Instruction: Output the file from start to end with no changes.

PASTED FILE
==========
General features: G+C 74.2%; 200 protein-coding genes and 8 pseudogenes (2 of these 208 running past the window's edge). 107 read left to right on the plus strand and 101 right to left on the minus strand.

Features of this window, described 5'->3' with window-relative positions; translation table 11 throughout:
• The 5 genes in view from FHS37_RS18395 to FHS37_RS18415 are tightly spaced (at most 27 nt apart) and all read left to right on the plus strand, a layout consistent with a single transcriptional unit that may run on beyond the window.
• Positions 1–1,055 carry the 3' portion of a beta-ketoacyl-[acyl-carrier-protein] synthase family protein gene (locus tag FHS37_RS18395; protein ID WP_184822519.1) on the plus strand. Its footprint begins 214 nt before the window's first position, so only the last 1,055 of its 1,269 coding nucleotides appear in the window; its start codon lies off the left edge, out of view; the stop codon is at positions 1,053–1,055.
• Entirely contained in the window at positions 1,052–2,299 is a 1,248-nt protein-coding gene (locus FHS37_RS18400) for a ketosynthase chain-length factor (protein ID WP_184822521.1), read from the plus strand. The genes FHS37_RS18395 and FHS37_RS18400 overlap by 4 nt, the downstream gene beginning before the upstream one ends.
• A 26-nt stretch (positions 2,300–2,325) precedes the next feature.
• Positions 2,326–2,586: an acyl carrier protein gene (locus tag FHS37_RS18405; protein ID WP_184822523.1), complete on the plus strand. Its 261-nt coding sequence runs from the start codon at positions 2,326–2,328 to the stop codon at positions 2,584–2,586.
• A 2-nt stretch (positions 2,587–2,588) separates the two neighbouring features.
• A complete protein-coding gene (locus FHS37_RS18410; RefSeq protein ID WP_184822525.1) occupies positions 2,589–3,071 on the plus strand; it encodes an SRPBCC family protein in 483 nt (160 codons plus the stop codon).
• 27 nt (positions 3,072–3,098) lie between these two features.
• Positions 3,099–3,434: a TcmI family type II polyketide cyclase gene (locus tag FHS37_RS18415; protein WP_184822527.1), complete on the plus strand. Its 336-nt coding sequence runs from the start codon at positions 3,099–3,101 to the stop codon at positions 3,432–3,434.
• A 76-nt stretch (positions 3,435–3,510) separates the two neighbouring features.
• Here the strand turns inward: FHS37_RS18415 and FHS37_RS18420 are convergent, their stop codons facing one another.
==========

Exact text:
General features: G+C 74.2%; 200 protein-coding genes and 8 pseudogenes (2 of these 208 running past the window's edge). 107 read left to right on the plus strand and 101 right to left on the minus strand.

Features of this window, described 5'->3' with window-relative positions; translation table 11 throughout:
• The 5 genes in view from FHS37_RS18395 to FHS37_RS18415 are tightly spaced (at most 27 nt apart) and all read left to right on the plus strand, a layout consistent with a single transcriptional unit that may run on beyond the window.
• Positions 1–1,055 carry the 3' portion of a beta-ketoacyl-[acyl-carrier-protein] synthase family protein gene (locus tag FHS37_RS18395; protein ID WP_184822519.1) on the plus strand. Its footprint begins 214 nt before the window's first position, so only the last 1,055 of its 1,269 coding nucleotides appear in the window; its start codon lies off the left edge, out of view; the stop codon is at positions 1,053–1,055.
• Entirely contained in the window at positions 1,052–2,299 is a 1,248-nt protein-coding gene (locus FHS37_RS18400) for a ketosynthase chain-length factor (protein ID WP_184822521.1), read from the plus strand. The genes FHS37_RS18395 and FHS37_RS18400 overlap by 4 nt, the downstream gene beginning before the upstream one ends.
• A 26-nt stretch (positions 2,300–2,325) precedes the next feature.
• Positions 2,326–2,586: an acyl carrier protein gene (locus tag FHS37_RS18405; protein ID WP_184822523.1), complete on the plus strand. Its 261-nt coding sequence runs from the start codon at positions 2,326–2,328 to the stop codon at positions 2,584–2,586.
• A 2-nt stretch (positions 2,587–2,588) separates the two neighbouring features.
• A complete protein-coding gene (locus FHS37_RS18410; RefSeq protein ID WP_184822525.1) occupies positions 2,589–3,071 on the plus strand; it encodes an SRPBCC family protein in 483 nt (160 codons plus the stop codon).
• 27 nt (positions 3,072–3,098) lie between these two features.
• Positions 3,099–3,434: a TcmI family type II polyketide cyclase gene (locus tag FHS37_RS18415; protein WP_184822527.1), complete on the plus strand. Its 336-nt coding sequence runs from the start codon at positions 3,099–3,101 to the stop codon at positions 3,432–3,434.
• A 76-nt stretch (positions 3,435–3,510) separates the two neighbouring features.
• Here the strand turns inward: FHS37_RS18415 and FHS37_RS18420 are convergent, their stop codons facing one another.